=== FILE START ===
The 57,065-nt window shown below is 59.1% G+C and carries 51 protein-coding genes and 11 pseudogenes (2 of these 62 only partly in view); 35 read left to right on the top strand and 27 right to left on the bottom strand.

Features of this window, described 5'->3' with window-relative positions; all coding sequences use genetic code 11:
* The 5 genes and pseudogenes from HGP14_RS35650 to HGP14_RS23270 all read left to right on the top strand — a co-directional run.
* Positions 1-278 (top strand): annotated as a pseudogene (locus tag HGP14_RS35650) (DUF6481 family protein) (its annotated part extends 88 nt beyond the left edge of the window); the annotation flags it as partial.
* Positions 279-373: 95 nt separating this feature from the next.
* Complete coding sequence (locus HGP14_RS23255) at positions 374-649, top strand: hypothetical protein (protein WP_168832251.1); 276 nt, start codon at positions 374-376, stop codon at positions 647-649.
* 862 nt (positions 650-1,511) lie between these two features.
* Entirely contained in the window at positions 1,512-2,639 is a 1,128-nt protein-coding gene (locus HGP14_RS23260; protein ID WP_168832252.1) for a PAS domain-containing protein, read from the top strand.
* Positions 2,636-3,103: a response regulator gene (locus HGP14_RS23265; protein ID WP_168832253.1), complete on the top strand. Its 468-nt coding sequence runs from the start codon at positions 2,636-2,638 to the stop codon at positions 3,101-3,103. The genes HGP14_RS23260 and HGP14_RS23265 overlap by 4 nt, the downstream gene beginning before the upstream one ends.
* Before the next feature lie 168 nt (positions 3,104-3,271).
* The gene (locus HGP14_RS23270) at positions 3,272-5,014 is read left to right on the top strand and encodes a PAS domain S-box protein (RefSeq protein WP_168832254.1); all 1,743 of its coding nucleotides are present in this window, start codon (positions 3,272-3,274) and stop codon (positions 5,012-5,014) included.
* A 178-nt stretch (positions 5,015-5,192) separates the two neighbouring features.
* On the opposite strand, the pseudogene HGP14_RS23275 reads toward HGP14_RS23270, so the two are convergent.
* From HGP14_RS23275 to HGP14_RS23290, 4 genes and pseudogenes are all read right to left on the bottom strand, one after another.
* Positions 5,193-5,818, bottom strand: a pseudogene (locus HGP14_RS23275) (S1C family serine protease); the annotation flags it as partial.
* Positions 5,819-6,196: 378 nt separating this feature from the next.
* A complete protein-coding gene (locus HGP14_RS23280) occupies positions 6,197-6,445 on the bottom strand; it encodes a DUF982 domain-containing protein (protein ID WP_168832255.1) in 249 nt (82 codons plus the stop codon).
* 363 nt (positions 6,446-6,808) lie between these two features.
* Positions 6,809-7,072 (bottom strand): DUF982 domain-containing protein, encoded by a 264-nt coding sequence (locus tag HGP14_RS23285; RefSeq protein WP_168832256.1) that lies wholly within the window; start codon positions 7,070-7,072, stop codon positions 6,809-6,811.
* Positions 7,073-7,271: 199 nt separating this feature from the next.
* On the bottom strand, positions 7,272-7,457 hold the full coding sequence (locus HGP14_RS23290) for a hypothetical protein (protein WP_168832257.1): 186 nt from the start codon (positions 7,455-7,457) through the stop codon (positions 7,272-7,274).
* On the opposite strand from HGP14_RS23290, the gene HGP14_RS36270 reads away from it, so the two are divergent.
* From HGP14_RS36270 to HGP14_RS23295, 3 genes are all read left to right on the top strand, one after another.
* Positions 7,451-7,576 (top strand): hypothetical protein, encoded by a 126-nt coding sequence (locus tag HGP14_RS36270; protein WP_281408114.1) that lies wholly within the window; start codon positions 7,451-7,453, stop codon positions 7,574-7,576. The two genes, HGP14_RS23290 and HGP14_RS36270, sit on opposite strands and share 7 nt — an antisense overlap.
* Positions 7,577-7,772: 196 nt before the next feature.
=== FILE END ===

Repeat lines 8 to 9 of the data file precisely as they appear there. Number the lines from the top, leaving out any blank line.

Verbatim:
* Entirely contained in the window at positions 1,512-2,639 is a 1,128-nt protein-coding gene (locus HGP14_RS23260; protein ID WP_168832252.1) for a PAS domain-containing protein, read from the top strand.
* Positions 2,636-3,103: a response regulator gene (locus HGP14_RS23265; protein ID WP_168832253.1), complete on the top strand. Its 468-nt coding sequence runs from the start codon at positions 2,636-2,638 to the stop codon at positions 3,101-3,103. The genes HGP14_RS23260 and HGP14_RS23265 overlap by 4 nt, the downstream gene beginning before the upstream one ends.